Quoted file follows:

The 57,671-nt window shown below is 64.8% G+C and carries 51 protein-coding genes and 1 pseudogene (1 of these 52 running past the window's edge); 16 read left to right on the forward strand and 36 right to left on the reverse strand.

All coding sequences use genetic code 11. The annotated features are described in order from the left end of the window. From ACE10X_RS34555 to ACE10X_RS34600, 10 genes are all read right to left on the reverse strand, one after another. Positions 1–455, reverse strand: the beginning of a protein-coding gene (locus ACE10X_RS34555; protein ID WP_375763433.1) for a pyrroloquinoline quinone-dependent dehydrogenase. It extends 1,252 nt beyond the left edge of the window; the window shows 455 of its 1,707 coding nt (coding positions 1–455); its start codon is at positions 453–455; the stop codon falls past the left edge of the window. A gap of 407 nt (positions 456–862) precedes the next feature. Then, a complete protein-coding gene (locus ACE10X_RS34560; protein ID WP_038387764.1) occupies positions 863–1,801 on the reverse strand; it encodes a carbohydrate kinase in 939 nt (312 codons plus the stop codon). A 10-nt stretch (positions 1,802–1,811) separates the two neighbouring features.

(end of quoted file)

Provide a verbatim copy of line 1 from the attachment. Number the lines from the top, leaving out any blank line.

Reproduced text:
The 57,671-nt window shown below is 64.8% G+C and carries 51 protein-coding genes and 1 pseudogene (1 of these 52 running past the window's edge); 16 read left to right on the forward strand and 36 right to left on the reverse strand.